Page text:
And dew-bright webs festoon the grass
In roadside fields at morning. ~Elizabeth Akers
The general shape of the web is like that of a broad funnel with a tube leading down at one side. This tube is used as a hiding place by the architect, the grass spider, which thus escapes the eyes of its enemies, and also keeps out of sight of any insects that might be frightened at seeing it, and so avoid the web. But the tube is no cul-de-sac; quite to the contrary, it has a rear exit, through which the spider, if frightened, escapes from attack.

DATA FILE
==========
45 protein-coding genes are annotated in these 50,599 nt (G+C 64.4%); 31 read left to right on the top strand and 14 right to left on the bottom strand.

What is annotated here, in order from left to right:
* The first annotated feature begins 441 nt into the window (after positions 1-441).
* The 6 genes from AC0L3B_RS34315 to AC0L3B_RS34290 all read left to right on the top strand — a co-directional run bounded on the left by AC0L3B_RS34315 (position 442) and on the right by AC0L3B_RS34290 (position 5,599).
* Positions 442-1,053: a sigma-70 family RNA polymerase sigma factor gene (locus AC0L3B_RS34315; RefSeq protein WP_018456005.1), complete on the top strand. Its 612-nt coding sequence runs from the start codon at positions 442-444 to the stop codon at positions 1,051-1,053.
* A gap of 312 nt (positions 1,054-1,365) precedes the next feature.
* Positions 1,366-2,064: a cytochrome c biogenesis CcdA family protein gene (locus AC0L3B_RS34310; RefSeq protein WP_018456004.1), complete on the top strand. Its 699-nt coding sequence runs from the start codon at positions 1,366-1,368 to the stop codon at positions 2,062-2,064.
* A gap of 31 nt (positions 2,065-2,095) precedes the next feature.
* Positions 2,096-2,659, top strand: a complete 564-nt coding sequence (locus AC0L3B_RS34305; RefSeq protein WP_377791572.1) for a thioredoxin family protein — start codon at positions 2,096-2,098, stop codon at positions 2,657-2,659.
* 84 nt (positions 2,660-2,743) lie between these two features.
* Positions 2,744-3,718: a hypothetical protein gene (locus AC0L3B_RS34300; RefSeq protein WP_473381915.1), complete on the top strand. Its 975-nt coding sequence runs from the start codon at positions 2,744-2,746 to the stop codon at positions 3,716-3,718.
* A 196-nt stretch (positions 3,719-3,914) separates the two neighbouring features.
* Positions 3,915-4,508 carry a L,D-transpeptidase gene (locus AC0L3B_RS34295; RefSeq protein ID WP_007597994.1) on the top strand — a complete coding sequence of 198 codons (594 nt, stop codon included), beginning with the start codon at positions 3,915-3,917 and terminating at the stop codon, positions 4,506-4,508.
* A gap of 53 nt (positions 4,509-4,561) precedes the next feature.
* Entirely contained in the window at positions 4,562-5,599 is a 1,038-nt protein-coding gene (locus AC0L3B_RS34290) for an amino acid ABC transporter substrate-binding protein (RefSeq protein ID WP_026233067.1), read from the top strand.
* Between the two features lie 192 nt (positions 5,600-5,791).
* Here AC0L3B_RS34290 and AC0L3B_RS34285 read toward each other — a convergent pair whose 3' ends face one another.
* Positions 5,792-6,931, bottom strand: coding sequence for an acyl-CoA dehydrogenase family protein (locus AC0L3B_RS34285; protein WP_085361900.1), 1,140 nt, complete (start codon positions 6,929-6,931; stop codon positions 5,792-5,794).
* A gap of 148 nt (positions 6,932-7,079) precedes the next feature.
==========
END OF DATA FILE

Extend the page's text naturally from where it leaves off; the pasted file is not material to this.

The web is formed of many lines of silk crossing each other irregularly, forming a firm sheet. This sheet is held in place by many guy-lines, which fasten it to surrounding objects. If the web is touched lightly, the spider rushes forth from its lair to seize its prey; but if the web be jarred roughly, the spider speeds out through its back door and can be found only with difficulty. ~Handbook of Nature Study, p.438
I think this may not be called a grass spider because it is larger. It lives on a succulent in the succulent garden at the top of Laguna Niguel botanical garden. I found something online saying the most common funnel web spiders in Southern California are called 'hololena' or 'calilena'. In any case, it has a much larger funnel web than the grass funnel web spiders I have seen locally.